1. Price-discriminate by offering a vertical product line.

Knowing your customer’s true willingness to pay is a challenge. To induce self-selection, offer a menu of prices based on different levels of quality promise. In translation, the menu of choices may look something like this: translation by a senior linguist vs. junior linguist vs. lightly post-edited MT. Another type of vertical differentiation can be based on the level of service received: a dedicated team of project/account managers available 24/7 vs. a self-service online system. This strategy may have another added benefit: it sets a certain benchmark at the top and allows the other options to appear comparatively cheap. An unwelcome side effect of a vertical product line is clearly cannibalization: the risk of existing customers trading down; this can and must be accounted for when setting the exact specifications and prices for each of the service-level options.

2. Be flexible with your margin.

Once you know your costs and have an idea of what your customer’s willingness to pay is and what sort of competitive quotes they may be considering, you can adjust your target margin to win the business. An X% margin is great as long as it allows you to win the business. You certainly do not want to leave money on the table. But you also don’t want to entirely miss out on the opportunity. Realize that half of X% is just as acceptable—it is free money, after all, as you already have all your relevant costs covered.
The half of X% is acceptable as long as it doesn’t undermine your ability to charge your full target margin in other instances / for other accounts. One way of justifying a lower price (lower margin) is, once again, using an automated solution with less white-glove treatment. Also, consider lowering your margin on more standardized, easier-to-compare services when you know you can achieve a higher margin on a collateral service for which your client doesn’t have a benchmark so readily available.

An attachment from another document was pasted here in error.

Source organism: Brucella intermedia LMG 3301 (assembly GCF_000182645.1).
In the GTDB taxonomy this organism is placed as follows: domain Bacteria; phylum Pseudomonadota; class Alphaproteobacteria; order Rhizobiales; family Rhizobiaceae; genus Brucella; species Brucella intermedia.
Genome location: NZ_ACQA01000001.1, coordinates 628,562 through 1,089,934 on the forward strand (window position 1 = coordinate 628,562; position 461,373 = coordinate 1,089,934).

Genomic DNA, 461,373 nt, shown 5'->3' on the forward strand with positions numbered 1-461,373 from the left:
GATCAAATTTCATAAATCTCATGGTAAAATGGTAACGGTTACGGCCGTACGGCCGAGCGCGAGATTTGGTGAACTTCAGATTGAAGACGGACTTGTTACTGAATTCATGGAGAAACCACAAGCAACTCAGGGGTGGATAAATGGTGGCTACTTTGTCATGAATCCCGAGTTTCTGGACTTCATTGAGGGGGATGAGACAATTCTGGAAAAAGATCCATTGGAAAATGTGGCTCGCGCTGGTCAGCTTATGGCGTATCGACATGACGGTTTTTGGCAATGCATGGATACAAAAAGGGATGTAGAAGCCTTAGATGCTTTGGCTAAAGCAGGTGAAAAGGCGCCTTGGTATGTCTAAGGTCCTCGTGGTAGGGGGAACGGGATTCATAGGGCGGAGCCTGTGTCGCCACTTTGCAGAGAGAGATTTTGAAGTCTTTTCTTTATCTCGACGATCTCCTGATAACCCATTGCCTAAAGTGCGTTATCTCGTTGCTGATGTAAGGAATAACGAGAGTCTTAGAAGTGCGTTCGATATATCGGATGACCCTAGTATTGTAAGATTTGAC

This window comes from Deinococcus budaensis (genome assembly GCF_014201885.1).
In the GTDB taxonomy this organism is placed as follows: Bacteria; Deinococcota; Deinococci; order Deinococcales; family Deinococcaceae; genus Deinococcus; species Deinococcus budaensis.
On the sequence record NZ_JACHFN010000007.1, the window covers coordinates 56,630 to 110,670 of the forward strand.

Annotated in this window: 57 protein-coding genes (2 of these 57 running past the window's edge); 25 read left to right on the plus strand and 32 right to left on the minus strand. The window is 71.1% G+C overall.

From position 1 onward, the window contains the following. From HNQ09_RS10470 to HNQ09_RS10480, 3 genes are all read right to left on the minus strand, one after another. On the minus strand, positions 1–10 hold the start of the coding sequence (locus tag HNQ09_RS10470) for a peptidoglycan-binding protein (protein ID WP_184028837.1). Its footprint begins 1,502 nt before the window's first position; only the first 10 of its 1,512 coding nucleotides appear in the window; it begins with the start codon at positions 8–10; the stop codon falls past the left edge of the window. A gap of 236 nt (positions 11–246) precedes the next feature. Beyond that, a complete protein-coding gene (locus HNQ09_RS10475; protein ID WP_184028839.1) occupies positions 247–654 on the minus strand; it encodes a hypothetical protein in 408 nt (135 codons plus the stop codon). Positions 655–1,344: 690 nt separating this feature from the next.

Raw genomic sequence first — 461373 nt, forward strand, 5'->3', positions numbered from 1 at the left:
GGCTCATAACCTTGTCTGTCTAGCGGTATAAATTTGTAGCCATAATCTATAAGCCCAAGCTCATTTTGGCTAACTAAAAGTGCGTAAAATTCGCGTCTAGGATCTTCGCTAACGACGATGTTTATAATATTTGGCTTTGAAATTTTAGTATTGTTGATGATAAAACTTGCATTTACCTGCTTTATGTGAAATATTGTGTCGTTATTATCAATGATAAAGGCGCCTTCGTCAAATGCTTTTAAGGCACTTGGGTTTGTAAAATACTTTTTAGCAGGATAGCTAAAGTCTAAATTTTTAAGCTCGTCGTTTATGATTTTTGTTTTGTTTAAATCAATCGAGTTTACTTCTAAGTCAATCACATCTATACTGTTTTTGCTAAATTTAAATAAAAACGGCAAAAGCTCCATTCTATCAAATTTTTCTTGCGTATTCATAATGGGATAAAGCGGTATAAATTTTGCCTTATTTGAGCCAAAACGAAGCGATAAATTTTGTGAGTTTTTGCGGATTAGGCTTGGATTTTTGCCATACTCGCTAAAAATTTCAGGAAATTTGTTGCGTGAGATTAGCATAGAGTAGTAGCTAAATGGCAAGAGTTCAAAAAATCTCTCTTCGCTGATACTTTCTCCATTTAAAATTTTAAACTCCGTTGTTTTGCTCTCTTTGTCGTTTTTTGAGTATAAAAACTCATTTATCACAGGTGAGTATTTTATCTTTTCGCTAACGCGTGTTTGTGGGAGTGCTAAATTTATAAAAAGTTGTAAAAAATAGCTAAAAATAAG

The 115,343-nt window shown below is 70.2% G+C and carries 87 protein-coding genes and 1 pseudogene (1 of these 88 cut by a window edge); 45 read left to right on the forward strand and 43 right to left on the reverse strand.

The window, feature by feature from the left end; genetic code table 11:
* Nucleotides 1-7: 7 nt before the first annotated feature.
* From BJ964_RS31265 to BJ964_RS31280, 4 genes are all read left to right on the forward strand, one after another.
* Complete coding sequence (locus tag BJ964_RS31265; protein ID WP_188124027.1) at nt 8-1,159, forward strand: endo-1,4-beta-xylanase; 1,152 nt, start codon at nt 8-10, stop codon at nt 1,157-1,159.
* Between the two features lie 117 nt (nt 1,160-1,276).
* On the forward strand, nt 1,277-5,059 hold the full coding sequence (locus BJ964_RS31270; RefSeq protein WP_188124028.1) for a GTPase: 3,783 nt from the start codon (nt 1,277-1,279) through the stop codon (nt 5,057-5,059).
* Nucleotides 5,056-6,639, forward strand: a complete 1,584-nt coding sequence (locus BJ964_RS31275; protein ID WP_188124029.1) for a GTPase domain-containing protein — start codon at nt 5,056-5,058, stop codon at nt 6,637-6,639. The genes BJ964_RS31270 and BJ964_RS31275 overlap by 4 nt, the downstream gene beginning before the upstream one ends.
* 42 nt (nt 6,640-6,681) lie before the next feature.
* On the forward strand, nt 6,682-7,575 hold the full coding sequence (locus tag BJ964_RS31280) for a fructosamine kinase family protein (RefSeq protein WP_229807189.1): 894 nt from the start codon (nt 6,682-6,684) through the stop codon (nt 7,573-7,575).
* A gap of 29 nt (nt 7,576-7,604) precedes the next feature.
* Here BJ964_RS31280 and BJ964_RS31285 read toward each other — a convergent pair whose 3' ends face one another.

3. Unbundle your services.

Translation has historically been a bundled service, very much like a traditional newspaper is composed of a bundle of sections and articles that cannot be purchased separately. Yet not every use case requires TEP (think low-risk documents with a short lifetime), DTP (online-only copy), or even project management (where the client serves herself through an automated system). It is in your best interest to allow customers to buy exactly what they need and not more than that, while certainly highlighting the preferred/recommended options and pointing out in very clear terms what essential components are not included and what risks are involved in any of the cheaper options.

Even with sophisticated corporate buyers, psychology of pricing plays its role. A discount always sounds friendlier than a surcharge even if the final price works out to be exactly the same. Psychologically, $99 seems a lot more than 1% less than $100. Spending plastic money / paying online typically hurts less than paying cash. Recurring subscriptions are sometimes easier to stomach than seeing the total rise with every word/minute ordered (the “taxi meter effect”), again even if the customer ends up paying more with the subscription.

This is a very brief primer highlighting some of the fundamental concepts of service pricing. For more context, do attend my presentation at this year’s ATA conference. With any further questions, feel free to
contact me at [email protected]dsebesta.com.

About the author:

Daniel Sebesta

Daniel Sebesta has worked as a linguist since 2003. He has an MBA with a specialization in pricing and strategy and is a member of the Professional Pricing Society. In addition to his translation work, he consults with companies on pricing, profitability, and language technology adoption.
He serves as assistant administrator of ATA’s Language Technology Division and is a member of the Divisions Committee. He divides his time between his two homes in Czechia and in the U.S.